If you’re willing to head downtown to the National Mall area, the District has so much more to offer, and the best part is that most of it is free. Whether it’s taking in the sights and monuments on the Mall itself, or visiting one of the many museums such as the various Smithsonians, there’s something for everyone. All of the government-run attractions are free, but some of the private ones are not. Just keep in mind if you wish to tour the White House or Capitol, you will need to book in advance.
The crowd at a Georgetown women’s game is decent enough, given the size of the arena, but unfortunately is only a small fraction of what the men draw downtown. Most of the people in attendance are families with young children, and some of the kids get pretty into it, but others seem more interested in their phones or other electronic devices. The adults in the crowd can get into it too, especially after big plays by the Hoyas.
Most fans sit in one of the three center sections on either side of the court, which can make the arena seem more full than it actually is, but this is not necessarily a bad thing as it enhances the atmosphere.
The Georgetown campus is located just across the Francis Scott Key Bridge from Virginia. Fans coming from that direction should turn left on Canal Road after coming across the river, and the campus is just up ahead after that. Coming from Maryland isn’t quite as easy, but still is pretty simple. However, if coming to a weeknight game, you’ll probably be traveling at rush hour. D.C. traffic is among the worst in the country, so allow a lot of extra time if that’s when you plan to come. Traffic on weekends and the occasional weekday afternoon shouldn’t be as bad.
Once you’re on campus, parking is available in the Southwest Garage. There is ample space available, but some of the spaces may be tight, especially for drivers of larger vehicles. Parking is free on weekends, but is $5/hour during the week, and only cash is accepted so make sure to bring some.
Return on Investment 5
Tickets to most games are just $5 each, and a handful of games are even free. Throw in the affordable concessions and the possibility for free parking, which is almost unheard of in the Georgetown neighborhood, and a visit to a Georgetown women’s game can be an affordable experience for the whole family. To maximize your value, try to come to a game on a weekend to avoid paying for parking and maybe even check out one of the free ones if you can make it. However, $5 per ticket is still a good value.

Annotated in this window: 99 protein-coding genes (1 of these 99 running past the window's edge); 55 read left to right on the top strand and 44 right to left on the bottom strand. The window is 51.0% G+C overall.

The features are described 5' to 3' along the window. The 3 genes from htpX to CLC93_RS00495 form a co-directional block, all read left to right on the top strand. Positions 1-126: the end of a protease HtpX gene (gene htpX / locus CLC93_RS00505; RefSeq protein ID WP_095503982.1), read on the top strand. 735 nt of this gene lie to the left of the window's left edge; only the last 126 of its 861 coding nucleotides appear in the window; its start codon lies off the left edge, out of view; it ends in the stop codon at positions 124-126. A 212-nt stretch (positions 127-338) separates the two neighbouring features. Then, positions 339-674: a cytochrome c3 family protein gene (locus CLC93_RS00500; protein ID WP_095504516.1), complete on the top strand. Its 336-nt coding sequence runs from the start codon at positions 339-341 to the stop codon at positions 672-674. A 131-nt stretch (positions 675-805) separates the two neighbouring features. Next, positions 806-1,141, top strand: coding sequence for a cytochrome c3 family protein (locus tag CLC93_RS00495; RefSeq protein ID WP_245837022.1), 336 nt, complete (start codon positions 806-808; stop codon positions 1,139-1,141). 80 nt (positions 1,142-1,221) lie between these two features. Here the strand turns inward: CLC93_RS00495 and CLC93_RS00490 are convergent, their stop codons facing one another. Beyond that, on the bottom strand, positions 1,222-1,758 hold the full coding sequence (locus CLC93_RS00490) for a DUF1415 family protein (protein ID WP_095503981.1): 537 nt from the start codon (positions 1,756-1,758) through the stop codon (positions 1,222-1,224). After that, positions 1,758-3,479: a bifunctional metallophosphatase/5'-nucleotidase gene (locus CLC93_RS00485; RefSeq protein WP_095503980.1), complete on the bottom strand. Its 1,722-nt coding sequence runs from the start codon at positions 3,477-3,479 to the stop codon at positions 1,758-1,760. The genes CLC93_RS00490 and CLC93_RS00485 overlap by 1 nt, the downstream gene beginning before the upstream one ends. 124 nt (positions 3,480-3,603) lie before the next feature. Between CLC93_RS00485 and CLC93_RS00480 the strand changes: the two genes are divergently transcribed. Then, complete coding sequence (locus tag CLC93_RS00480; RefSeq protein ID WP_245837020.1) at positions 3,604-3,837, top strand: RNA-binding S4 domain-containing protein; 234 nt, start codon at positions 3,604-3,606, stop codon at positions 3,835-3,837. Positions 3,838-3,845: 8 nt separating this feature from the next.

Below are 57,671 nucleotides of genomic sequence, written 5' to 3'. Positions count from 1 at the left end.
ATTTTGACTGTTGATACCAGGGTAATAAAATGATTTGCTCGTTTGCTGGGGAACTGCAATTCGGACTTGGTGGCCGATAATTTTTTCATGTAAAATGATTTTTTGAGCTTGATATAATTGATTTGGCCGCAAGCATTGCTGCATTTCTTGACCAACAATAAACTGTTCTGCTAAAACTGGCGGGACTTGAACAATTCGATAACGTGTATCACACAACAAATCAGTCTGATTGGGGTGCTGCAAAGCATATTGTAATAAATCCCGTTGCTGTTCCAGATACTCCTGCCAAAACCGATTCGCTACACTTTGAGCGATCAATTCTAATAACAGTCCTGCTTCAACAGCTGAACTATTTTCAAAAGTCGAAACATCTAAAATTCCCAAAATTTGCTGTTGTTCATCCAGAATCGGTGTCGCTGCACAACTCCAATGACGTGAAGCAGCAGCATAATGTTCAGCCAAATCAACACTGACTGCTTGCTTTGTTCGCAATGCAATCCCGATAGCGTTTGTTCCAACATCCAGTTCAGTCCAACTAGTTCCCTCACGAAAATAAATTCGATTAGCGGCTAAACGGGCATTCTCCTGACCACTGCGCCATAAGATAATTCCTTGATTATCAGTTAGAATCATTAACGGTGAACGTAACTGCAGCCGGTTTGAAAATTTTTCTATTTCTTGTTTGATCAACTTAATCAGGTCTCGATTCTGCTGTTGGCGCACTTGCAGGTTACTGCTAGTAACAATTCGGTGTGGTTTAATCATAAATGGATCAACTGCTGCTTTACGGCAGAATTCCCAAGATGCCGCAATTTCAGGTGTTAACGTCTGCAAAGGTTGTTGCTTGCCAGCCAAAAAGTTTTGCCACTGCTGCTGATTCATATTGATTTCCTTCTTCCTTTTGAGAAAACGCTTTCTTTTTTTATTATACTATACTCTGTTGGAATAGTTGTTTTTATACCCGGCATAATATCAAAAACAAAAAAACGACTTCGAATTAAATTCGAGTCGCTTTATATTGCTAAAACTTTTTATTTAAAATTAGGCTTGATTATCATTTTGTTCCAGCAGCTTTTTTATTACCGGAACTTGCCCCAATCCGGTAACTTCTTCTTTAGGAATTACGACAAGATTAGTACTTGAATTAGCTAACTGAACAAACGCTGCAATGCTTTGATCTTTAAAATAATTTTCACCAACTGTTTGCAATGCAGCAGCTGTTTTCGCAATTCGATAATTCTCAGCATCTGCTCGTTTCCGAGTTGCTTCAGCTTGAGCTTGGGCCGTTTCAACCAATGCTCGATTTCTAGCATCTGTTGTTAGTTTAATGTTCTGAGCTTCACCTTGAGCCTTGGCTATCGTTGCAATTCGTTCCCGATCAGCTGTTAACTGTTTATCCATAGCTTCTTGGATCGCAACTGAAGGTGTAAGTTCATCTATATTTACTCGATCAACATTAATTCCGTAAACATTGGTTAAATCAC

Be sure to check out the various trophy cases in the lobby honoring not just Georgetown’s basketball achievements, but their championships in other sports as well. Once inside the arena itself, be sure to check out the Georgetown men’s team’s championship banners hanging on the wall. There are free programs available at a table in the lobby, which is worthy of a third and final star in this category.
The unfortunate reality is that at most schools, women’s basketball doesn’t have nearly the same popularity the men’s game does, and Georgetown is no exception. However, rather than have the women use the same arena as the men and play games in a nearly empty arena, Georgetown has opted to have the women play in a much smaller venue on campus. This allows the team to create an intimate and impressive experience at affordable prices, something that would not be possible if they shared the men’s arena downtown.